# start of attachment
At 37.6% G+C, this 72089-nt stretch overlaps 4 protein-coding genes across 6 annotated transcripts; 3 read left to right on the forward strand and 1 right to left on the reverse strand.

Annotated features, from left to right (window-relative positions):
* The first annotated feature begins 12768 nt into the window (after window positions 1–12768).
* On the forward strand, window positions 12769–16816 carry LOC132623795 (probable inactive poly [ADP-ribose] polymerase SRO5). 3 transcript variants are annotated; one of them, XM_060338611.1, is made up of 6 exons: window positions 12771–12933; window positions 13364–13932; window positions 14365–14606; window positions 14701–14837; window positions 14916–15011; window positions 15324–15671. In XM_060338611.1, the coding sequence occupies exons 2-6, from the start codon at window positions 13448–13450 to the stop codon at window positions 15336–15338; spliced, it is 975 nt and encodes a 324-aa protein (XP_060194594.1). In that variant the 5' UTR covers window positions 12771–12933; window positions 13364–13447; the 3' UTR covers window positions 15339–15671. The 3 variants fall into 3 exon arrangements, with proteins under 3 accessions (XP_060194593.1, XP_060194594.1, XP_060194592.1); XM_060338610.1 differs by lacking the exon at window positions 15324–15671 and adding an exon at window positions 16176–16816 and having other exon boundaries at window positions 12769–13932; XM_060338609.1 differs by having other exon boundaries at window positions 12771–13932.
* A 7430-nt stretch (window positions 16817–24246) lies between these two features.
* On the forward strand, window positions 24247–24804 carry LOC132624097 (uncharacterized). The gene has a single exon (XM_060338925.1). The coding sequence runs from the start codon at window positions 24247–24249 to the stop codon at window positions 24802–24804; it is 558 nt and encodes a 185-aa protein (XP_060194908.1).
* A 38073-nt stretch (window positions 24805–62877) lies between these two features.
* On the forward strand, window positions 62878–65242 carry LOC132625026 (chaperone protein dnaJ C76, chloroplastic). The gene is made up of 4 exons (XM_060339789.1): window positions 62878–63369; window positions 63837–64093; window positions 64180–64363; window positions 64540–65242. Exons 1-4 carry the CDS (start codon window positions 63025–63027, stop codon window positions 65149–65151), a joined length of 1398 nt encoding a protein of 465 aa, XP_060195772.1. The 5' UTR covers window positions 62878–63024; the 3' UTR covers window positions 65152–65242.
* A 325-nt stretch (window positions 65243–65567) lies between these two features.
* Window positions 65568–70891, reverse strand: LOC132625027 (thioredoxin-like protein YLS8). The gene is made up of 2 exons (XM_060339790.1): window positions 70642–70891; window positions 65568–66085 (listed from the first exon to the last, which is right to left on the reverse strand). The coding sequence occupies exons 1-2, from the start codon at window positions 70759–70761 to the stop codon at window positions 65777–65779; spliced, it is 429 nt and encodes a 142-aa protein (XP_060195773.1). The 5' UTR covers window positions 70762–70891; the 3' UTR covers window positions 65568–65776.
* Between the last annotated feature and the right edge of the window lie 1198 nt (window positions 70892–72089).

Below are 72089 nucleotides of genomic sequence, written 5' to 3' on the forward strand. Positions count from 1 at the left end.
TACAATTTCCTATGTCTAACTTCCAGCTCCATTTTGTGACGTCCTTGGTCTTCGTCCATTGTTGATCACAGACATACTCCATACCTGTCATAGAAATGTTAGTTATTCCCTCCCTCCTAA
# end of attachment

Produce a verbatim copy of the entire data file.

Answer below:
At 37.6% G+C, this 72089-nt stretch overlaps 4 protein-coding genes across 6 annotated transcripts; 3 read left to right on the forward strand and 1 right to left on the reverse strand.

Annotated features, from left to right (window-relative positions):
* The first annotated feature begins 12768 nt into the window (after window positions 1–12768).
* On the forward strand, window positions 12769–16816 carry LOC132623795 (probable inactive poly [ADP-ribose] polymerase SRO5). 3 transcript variants are annotated; one of them, XM_060338611.1, is made up of 6 exons: window positions 12771–12933; window positions 13364–13932; window positions 14365–14606; window positions 14701–14837; window positions 14916–15011; window positions 15324–15671. In XM_060338611.1, the coding sequence occupies exons 2-6, from the start codon at window positions 13448–13450 to the stop codon at window positions 15336–15338; spliced, it is 975 nt and encodes a 324-aa protein (XP_060194594.1). In that variant the 5' UTR covers window positions 12771–12933; window positions 13364–13447; the 3' UTR covers window positions 15339–15671. The 3 variants fall into 3 exon arrangements, with proteins under 3 accessions (XP_060194593.1, XP_060194594.1, XP_060194592.1); XM_060338610.1 differs by lacking the exon at window positions 15324–15671 and adding an exon at window positions 16176–16816 and having other exon boundaries at window positions 12769–13932; XM_060338609.1 differs by having other exon boundaries at window positions 12771–13932.
* A 7430-nt stretch (window positions 16817–24246) lies between these two features.
* On the forward strand, window positions 24247–24804 carry LOC132624097 (uncharacterized). The gene has a single exon (XM_060338925.1). The coding sequence runs from the start codon at window positions 24247–24249 to the stop codon at window positions 24802–24804; it is 558 nt and encodes a 185-aa protein (XP_060194908.1).
* A 38073-nt stretch (window positions 24805–62877) lies between these two features.
* On the forward strand, window positions 62878–65242 carry LOC132625026 (chaperone protein dnaJ C76, chloroplastic). The gene is made up of 4 exons (XM_060339789.1): window positions 62878–63369; window positions 63837–64093; window positions 64180–64363; window positions 64540–65242. Exons 1-4 carry the CDS (start codon window positions 63025–63027, stop codon window positions 65149–65151), a joined length of 1398 nt encoding a protein of 465 aa, XP_060195772.1. The 5' UTR covers window positions 62878–63024; the 3' UTR covers window positions 65152–65242.
* A 325-nt stretch (window positions 65243–65567) lies between these two features.
* Window positions 65568–70891, reverse strand: LOC132625027 (thioredoxin-like protein YLS8). The gene is made up of 2 exons (XM_060339790.1): window positions 70642–70891; window positions 65568–66085 (listed from the first exon to the last, which is right to left on the reverse strand). The coding sequence occupies exons 1-2, from the start codon at window positions 70759–70761 to the stop codon at window positions 65777–65779; spliced, it is 429 nt and encodes a 142-aa protein (XP_060195773.1). The 5' UTR covers window positions 70762–70891; the 3' UTR covers window positions 65568–65776.
* Between the last annotated feature and the right edge of the window lie 1198 nt (window positions 70892–72089).

Below are 72089 nucleotides of genomic sequence, written 5' to 3' on the forward strand. Positions count from 1 at the left end.
TACAATTTCCTATGTCTAACTTCCAGCTCCATTTTGTGACGTCCTTGGTCTTCGTCCATTGTTGATCACAGACATACTCCATACCTGTCATAGAAATGTTAGTTATTCCCTCCCTCCTAA